I recently visited RHS Hyde Hall. To be honest I wasn’t aware this RHS garden even existed a few months ago. It’s based in Chelmsford, Essex. On arrival, I was expecting a large white Georgian house, but nothing, the ‘hall’ is in fact a traditional farm house. The name dates back many decades and nobody really knows why the locals called it a ‘hall’.
RHS Hyde Hall Vegetable Garden
It’s a great space and like other RHS locations it is divided into zones. The zone I’m most interested to visit currently doesn’t exist. A large field of mud greeted me as I approached because this site is currently under development. The ‘Global Growth Vegetable Garden’ is a new garden which will showcase vegetables from around the world.
Matthew Oliver, RHS Hyde Hall Horticulturist tells me:
“We’re trying to show edible plants sourced from all around the world.”
The RHS gardens design is based around a central glasshouse with beds spanning out until they meet a boundary of hedging with seating areas carved into the hedge. The beds are divided into four quarters, each representing different parts of the world, these will be Europe and the Middle East, South America, North America and Asia.
Construction work on the garden is already under way with hard landscaping to be completed by late spring and planting to take place throughout this summer. This will give them time to establish themselves before the garden is opened to the public in 2017.
We have some seasonal gardening advice from Christine Woodhouse, Team Leader at the Hill Top Garden, RHS Hyde Hall.
“This month we’re finishing the last of the pruning on the roses and the wisteria. We are also cutting back any dead growth in our beds and borders and generally getting ready for the busier months of March and April.”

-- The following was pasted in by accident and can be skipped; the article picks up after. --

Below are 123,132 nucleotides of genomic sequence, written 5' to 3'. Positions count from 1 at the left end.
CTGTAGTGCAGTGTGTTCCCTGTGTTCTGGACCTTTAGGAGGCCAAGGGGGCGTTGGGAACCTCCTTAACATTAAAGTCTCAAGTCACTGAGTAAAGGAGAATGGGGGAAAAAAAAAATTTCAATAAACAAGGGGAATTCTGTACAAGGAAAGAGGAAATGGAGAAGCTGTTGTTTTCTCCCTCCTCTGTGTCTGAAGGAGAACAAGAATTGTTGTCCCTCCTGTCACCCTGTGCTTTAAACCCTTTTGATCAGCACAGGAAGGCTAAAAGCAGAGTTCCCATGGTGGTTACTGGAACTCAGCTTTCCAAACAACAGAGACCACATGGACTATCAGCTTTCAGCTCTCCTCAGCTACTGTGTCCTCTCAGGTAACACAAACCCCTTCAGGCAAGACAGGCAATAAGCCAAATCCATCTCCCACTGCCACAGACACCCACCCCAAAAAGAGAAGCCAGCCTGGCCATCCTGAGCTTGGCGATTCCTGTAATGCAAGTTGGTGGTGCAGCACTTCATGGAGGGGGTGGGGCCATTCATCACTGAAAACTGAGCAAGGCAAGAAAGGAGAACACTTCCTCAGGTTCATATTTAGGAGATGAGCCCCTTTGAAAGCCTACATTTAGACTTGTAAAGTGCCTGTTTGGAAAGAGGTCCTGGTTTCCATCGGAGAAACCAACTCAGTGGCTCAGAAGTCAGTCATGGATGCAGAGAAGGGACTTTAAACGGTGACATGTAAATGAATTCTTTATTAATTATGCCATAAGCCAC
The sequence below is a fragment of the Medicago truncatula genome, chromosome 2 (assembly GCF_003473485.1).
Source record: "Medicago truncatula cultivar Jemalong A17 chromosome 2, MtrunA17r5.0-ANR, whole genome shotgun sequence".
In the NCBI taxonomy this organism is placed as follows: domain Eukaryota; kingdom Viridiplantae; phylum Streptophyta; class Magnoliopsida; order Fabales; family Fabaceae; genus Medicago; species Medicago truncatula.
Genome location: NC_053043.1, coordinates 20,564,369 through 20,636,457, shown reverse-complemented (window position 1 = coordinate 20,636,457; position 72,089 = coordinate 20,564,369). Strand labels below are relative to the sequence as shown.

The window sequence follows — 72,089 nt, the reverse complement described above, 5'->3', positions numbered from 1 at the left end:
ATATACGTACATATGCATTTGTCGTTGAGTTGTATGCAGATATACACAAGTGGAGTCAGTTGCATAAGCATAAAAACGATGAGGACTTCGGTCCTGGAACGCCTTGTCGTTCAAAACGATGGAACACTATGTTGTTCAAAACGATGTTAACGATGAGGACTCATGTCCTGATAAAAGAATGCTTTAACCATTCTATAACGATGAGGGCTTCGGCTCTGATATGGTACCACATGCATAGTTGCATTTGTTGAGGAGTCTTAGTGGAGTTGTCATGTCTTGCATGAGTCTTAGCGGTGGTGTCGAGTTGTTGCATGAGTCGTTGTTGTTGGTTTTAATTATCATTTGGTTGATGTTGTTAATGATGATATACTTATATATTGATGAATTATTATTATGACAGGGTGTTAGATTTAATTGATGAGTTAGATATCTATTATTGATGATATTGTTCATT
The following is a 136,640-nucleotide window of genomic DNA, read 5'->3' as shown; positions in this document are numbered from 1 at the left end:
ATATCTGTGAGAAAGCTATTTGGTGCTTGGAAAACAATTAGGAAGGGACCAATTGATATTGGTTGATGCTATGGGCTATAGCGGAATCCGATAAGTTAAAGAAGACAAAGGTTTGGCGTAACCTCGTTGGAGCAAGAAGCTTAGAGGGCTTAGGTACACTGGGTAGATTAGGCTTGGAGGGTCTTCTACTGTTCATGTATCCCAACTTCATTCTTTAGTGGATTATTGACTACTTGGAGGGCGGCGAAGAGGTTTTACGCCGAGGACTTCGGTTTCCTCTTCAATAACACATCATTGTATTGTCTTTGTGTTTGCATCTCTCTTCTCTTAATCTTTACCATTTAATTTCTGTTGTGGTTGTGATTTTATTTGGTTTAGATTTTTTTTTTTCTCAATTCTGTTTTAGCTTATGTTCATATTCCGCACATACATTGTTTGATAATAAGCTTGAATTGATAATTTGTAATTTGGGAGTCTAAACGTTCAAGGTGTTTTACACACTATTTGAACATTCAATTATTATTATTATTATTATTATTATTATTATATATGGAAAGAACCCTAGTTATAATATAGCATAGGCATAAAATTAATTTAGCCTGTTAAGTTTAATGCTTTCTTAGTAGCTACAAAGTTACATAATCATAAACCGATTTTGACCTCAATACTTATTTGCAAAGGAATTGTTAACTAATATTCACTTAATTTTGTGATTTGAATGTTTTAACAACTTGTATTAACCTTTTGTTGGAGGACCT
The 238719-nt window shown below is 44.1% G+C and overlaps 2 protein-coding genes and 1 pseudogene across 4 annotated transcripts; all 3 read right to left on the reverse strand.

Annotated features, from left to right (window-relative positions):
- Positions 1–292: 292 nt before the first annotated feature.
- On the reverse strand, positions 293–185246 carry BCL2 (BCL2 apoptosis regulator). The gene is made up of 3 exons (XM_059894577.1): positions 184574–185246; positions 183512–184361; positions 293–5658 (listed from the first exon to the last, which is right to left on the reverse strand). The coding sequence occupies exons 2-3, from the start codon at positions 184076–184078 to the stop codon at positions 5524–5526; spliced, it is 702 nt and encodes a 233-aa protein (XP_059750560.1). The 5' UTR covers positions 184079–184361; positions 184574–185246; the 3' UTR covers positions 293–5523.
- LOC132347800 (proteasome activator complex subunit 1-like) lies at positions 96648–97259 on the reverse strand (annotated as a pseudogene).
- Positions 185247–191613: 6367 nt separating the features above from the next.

You would think this would be enough for the RHS, but no, in the north of the country they are even busier by taking on a largely forgotten garden which they plan to restore over the next four years.
Named RHS Garden Bridgewater, the site will be open to the public in 2019 and is being jointly funded by the RHS, Peel Land and Property, and Salford City Council. It will be one of the biggest RHS gardens projects so far.
RHS Director General, Sue Biggs, said:
“We always thought it would take us a long time to find the ideal site for our Fifth Garden, but with its beautiful landscapes, good public transport links and outstanding location, Worsley New Hall was an opportunity we couldn’t miss.”
Next month I’ll be visiting the garden before work commences. Many years ago I lived in Salford and it would have been fantastic to have watched its development from the door step. There will be many visits to Salford over the coming years and I’ll be excited to visit it on a regular basis.